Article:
Caroline Harrison was 56 years old when she became first lady. Historians regard her as one of our most underrated First Ladies who, in contrast to her husband’s conservative policies, was earnestly devoted to women’s rights. She became known for her many “firsts” as First Lady. Caroline was the first first lady to deliver a speech she had written herself after she became the first president of the Daughters of the American Revolution.
Caroline’s sister died in early December 1889 at the executive mansion and Mrs. Harrison decided to have the funeral in the east room of the White House. It would be the first funeral in that room since Abraham Lincoln in 1865. In spite of the family tragedy, Caroline went ahead with her plans to raise the first Christmas tree in the White House that same month. She had John Phillip Sousa and the Marine Band play and, for the first time since Sarah Polk was First Lady, there was dancing in the White House.
Perhaps her biggest first came when she had electricity installed in the White House, even though she was terrified by the new technology. Seems that President Benjamin Harrison received a shock from an Edison dc current light switch, after which his family feared touching the switches. Mrs Harrison rarely operated the light switches herself, choosing instead to sleep with the lights on when neither she nor her husband were willing to touch them for fear of electrocution. Servants were often made to turn the lights on and off for the Harrison family.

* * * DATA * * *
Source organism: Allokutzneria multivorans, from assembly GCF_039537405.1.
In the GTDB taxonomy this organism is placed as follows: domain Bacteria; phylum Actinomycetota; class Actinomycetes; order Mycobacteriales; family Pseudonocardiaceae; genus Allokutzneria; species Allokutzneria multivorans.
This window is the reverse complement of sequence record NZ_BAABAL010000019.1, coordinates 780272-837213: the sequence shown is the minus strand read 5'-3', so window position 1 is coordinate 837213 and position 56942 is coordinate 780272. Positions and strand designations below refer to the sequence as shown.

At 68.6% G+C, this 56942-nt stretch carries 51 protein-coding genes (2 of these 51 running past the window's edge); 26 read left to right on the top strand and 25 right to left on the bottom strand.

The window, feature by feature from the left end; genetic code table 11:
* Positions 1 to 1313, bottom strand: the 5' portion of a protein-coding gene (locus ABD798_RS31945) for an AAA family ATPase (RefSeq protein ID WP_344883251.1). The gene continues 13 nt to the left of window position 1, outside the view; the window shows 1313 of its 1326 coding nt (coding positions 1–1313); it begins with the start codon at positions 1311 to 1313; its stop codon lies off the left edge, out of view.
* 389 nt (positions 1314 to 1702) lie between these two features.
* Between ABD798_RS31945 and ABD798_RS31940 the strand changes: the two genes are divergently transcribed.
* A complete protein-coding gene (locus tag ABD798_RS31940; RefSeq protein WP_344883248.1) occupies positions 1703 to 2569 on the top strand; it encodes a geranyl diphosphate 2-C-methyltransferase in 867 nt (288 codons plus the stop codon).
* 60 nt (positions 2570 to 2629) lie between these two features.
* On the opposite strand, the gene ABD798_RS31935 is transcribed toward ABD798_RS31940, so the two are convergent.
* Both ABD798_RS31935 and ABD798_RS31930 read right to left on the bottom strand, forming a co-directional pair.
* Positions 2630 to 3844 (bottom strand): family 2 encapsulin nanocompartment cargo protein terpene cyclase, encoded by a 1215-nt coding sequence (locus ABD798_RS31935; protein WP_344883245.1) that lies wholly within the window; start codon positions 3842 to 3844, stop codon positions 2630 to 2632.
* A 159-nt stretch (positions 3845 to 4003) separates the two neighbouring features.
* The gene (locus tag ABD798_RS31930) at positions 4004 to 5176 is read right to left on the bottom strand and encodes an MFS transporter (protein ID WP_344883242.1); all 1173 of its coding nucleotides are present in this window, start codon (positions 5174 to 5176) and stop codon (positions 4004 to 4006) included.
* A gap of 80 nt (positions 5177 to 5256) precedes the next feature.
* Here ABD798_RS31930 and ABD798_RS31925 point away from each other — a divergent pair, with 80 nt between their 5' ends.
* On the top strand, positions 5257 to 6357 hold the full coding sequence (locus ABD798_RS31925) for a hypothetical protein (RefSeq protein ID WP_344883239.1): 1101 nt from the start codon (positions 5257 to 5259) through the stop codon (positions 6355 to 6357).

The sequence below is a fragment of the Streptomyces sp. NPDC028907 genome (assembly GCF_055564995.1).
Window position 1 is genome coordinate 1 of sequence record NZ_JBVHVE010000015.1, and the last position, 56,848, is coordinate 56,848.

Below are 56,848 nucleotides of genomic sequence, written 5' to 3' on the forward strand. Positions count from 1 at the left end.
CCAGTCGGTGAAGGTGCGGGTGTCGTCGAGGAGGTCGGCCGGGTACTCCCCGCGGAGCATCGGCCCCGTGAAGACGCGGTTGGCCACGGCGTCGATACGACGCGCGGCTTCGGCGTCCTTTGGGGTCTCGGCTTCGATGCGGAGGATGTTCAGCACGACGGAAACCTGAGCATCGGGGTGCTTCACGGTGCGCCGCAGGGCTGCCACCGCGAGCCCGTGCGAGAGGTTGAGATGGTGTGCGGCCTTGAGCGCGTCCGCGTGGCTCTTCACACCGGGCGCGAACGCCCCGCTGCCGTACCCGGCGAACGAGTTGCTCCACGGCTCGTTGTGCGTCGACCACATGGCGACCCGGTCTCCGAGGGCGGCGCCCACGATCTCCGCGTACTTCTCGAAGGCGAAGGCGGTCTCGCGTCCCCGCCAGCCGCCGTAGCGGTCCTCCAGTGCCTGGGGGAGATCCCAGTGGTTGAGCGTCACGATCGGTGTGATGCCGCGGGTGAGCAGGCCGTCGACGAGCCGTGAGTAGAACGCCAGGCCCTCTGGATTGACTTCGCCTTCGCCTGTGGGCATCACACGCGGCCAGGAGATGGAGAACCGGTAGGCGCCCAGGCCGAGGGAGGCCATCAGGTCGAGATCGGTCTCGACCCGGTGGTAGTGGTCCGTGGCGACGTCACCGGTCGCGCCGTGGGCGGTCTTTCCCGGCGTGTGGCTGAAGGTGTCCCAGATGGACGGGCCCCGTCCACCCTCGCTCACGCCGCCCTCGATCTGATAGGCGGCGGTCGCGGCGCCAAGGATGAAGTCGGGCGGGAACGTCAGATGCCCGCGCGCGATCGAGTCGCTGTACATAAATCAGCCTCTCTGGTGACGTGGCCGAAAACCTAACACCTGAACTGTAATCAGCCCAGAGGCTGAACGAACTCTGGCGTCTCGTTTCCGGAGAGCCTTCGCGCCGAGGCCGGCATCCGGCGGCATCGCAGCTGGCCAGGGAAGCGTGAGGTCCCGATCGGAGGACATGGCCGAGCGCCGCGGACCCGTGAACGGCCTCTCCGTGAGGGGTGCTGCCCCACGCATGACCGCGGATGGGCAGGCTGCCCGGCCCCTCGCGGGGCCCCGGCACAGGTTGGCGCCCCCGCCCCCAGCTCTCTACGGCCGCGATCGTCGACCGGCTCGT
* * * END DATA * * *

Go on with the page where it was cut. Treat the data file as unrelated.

The First Lady was noted for her elegant White House receptions and dinners, but she is most remembered for her efforts to refurbish the dilapidated White House. She was horrified at the filth and clutter and thought the White House was beneath the dignity of the Presidency, describing it as “rat-infested and filthy.” She brought in ferrets to eat the rats, and lobbied to have the White House torn down and replaced with a more regal Executive Mansion. Instead the old building was refurbished from basement to attic, including a new heating system and a second bathroom. The old, sagging worn-out floors were replaced.
She hated the crowded living area and the tourists made it impossible to use the first floor. In 1889 Caroline Harrison found fault with the “circus atmosphere” in the mansion when she found visitors wandering uninvited into the family quarters. Harrison complained about the lack of privacy on the White House grounds, saying, “The White House is an office and a home combined. An evil combination.” She was the first to suggest the addition of office space to the Executive Mansion when she made up very detailed plans to add an East and a West Wing so that the original mansion could be used for entertaining and the family’s living area. Caroline Harrison’s plan was the first to move the office spaces out of the house.
As she worked to remodel the White House, Caroline was careful to inventory the contents of every room. She cataloged the mansion’s furniture, pictures and decorative objects, working to preserve those that had historical value. Caroline unearthed the chinaware of former presidential administrations found hidden away in closets and unused attic and basement spaces. She personally cleaned, repaired and identified which pieces belonged to which past President. She used their items to create a popular museum display case that remains in the White House to this day.